The 2021 Meira and Shaul G. Massry Prize has been awarded to Svante Pääbo, professor at Max Institute for Evolutionary Genetics in Leipzig, Germany, and professor at Okinawa Institute of Science and Technology in Japan; David Reich, professor at Harvard University and Howard Hughes Medical Institute; and Liran Carmel, professor at The Hebrew University of Jerusalem, Israel. The researchers are recognized for their work uncovering the origins of humans.

The Meira and Shaul G. Massry Foundation, which promotes education and research in nephrology, physiology and related fields, has given the award since 1996 to recognize outstanding contributions to the biomedical sciences and the advancement of health. Since then, 21 Massry laureates have gone on to be awarded a Nobel Prize for their work. Most recently, the 2020 Nobel Prize in Chemistry was awarded to 2015 Massry Prize winners Emmanuelle Charpentier, PhD, and Jennifer A. Doudna, PhD. In addition, the 2019 Nobel Prize in Physiology and Medicine was awarded to the 2018 Massry Prize laureates; the 2018 Nobel Prize in Physiology and Medicine was awarded to a 2014 Massry Prize laureate; while the 2017 Nobel Prize in Physiology and Medicine was awarded to the 2012 Massry Prize laureates.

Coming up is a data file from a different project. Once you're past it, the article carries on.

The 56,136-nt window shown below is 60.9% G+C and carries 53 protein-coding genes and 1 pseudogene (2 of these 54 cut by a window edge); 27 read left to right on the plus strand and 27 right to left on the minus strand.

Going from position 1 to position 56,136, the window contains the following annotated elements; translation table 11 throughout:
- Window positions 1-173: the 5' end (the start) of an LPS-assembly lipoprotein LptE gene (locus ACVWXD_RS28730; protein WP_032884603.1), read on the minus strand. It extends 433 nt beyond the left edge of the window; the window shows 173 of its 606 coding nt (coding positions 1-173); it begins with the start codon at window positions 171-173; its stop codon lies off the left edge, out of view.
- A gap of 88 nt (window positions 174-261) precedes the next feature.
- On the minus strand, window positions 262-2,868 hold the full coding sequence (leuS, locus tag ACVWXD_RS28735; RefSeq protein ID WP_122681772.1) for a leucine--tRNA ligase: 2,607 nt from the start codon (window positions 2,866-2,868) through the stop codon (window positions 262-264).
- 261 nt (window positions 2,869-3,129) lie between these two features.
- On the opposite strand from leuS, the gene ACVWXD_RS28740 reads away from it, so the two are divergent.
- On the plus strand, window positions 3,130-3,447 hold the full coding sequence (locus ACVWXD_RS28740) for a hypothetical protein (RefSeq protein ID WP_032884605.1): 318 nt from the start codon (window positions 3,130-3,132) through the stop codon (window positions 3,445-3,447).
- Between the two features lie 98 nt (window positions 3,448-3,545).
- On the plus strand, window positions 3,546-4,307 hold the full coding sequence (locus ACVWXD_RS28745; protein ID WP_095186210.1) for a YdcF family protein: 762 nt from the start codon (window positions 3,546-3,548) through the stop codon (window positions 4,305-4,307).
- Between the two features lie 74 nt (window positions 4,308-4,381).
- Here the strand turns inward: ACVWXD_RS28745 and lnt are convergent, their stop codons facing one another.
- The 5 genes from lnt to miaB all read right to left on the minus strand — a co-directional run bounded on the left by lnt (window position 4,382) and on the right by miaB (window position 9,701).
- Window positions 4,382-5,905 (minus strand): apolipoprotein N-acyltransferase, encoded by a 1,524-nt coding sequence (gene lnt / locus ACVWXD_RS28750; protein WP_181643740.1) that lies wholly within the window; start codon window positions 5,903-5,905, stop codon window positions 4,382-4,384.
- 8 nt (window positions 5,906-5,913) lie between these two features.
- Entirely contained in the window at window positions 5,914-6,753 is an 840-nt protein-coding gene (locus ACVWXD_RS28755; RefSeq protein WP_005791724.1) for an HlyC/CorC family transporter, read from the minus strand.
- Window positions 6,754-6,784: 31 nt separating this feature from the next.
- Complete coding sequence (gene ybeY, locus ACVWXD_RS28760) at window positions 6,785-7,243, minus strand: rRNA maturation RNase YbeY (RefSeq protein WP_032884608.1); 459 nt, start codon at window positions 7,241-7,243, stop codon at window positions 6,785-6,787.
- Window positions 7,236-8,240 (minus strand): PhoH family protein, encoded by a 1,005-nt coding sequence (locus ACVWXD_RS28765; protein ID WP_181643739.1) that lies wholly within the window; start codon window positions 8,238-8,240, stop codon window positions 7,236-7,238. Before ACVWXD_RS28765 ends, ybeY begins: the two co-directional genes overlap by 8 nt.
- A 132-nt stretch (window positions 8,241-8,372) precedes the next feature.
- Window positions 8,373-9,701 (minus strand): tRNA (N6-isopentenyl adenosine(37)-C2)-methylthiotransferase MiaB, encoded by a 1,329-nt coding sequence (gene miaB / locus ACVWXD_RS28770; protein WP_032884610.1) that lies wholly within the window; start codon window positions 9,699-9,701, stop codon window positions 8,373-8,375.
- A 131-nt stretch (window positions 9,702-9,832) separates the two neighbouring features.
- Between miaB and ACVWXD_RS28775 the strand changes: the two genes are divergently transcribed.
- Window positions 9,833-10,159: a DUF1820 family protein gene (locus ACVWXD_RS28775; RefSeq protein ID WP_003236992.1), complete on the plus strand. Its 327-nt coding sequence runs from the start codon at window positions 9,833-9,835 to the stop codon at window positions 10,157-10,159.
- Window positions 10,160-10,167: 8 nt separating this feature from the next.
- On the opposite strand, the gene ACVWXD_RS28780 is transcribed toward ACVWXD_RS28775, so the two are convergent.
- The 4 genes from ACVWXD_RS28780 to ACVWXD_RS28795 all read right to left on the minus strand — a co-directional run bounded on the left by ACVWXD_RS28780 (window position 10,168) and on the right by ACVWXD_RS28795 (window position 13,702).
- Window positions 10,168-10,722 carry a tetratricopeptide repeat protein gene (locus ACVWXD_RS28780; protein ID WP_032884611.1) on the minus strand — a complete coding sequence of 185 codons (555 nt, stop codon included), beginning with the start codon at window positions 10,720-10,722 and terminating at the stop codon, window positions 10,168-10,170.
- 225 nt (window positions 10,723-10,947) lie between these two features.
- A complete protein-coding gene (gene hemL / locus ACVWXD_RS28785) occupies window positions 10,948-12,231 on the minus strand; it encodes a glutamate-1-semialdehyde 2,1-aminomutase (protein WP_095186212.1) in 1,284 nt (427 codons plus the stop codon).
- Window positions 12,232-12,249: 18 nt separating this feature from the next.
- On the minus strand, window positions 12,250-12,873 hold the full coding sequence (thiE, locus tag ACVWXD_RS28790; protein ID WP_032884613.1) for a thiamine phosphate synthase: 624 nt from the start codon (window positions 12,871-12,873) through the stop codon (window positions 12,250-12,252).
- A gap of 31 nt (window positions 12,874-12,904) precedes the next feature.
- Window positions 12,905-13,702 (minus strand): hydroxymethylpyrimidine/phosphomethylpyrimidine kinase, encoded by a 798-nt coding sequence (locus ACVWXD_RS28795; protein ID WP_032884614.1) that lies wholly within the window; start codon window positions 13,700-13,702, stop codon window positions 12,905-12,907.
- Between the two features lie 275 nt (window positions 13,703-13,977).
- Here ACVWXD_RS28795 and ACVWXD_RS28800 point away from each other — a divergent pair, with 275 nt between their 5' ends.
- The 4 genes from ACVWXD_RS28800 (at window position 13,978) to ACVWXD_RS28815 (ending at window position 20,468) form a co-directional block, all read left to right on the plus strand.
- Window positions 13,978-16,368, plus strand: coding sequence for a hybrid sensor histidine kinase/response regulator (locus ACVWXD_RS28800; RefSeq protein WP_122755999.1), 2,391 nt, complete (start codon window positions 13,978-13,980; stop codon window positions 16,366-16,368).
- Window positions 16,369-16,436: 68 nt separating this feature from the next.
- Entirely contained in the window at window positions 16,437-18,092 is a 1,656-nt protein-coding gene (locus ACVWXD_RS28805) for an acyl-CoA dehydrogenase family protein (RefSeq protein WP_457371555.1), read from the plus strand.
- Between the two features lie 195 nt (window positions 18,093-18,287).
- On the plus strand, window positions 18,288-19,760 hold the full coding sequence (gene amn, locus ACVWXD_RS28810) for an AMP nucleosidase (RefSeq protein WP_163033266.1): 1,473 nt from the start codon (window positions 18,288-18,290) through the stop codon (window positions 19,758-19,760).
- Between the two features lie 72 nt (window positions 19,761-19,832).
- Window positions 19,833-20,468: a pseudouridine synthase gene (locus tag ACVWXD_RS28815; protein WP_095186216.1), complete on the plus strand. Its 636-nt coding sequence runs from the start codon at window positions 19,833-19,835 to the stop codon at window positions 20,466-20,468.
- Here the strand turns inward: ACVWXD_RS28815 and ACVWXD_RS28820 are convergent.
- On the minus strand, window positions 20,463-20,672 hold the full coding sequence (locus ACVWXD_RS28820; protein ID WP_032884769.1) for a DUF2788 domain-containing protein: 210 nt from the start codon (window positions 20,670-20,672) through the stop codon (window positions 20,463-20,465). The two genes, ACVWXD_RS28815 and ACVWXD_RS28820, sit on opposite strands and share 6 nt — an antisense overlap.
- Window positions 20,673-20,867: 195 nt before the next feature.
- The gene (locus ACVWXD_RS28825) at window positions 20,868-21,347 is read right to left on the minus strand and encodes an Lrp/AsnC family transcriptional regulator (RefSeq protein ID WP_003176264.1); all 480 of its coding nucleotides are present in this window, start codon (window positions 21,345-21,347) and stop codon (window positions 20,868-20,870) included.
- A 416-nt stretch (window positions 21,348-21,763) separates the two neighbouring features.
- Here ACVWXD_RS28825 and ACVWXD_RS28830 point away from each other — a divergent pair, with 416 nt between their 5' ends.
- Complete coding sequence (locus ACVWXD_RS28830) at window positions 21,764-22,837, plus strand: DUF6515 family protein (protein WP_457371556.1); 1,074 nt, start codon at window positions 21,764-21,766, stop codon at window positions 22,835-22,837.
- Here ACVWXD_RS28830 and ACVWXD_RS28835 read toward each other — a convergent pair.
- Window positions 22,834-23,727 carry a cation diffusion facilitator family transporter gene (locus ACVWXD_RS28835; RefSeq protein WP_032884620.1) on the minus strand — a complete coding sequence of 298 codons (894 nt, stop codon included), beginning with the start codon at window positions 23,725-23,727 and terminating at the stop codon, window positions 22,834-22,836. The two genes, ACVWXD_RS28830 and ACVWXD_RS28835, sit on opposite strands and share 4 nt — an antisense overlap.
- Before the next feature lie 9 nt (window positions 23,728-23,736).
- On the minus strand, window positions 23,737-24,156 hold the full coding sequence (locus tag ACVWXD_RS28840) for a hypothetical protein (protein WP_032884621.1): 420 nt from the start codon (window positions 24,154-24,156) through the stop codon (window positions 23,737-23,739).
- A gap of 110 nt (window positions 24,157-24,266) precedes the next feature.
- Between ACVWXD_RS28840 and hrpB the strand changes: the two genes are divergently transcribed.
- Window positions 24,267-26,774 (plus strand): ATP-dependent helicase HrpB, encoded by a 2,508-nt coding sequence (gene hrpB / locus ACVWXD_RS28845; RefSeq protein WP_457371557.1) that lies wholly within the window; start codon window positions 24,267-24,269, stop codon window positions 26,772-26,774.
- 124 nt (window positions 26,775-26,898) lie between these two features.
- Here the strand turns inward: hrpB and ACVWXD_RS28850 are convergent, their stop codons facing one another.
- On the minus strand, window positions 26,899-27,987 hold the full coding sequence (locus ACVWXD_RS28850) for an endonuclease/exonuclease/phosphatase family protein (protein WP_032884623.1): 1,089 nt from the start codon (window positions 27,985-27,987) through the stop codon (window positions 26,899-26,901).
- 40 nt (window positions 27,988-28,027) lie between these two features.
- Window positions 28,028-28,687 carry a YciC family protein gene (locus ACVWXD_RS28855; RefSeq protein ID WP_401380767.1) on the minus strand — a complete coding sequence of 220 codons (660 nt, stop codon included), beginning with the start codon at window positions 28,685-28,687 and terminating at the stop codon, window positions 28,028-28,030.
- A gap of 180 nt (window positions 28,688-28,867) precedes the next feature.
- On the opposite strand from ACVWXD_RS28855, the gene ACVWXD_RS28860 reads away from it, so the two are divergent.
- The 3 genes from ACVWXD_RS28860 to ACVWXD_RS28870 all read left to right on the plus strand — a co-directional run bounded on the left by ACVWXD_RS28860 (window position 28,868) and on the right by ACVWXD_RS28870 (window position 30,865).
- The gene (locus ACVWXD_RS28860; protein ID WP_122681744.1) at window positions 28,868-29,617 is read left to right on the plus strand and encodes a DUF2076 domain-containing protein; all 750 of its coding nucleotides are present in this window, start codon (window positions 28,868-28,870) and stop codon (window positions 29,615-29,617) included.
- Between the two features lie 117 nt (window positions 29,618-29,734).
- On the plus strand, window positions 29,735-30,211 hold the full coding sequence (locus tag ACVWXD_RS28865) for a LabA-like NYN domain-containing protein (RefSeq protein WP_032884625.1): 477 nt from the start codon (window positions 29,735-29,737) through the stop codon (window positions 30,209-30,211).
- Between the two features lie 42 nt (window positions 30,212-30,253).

As part of winning the 2021 Massry Prize, Pääbo, Reich and Carmel delivered lectures on Dec. 16 at Mayer Auditorium on the Health Sciences Campus. Pääbo delivered a lecture titled, “Archaic Genomics,” Reich delivered a lecture titled, “The central role of population mixture in our species history,” while Carmel’s lecture was titled, “Antisense Technology: Today and Tomorrow.”


Understanding humanity’s beginnings

Clues to the origins of early human life are buried in deep sediments below the earth’s crust. By carbon dating fossils from many thousands of years ago, scientists have created a detailed family tree of human evolution. It starts about 10 million years ago with a common ancestor whose offspring developed into the hominins (humans and their extinct close ancestors), chimpanzees, gibbons and gorillas. The hominins continued to evolve with groups such as Australopithecus making an appearance about 4 million years ago, and then much more recently (about 300,000 years ago) Homo neanderthalensis and Homo sapiens, the anatomically modern human (us!).  Through intensive study of skulls and bones, scientists have determined that there was an early migration of hominids out of Africa to Europe and western Asia that gave rise to Neanderthals, while Homo sapiens continued to evolve in Africa. There was a second wave of migration of homo sapiens about 30,000 years ago that went on to populate the entire world; but the relationship between them and the Neanderthals could not be established using fossilized bones alone. So how can we better understand the emergence of modern-day humans?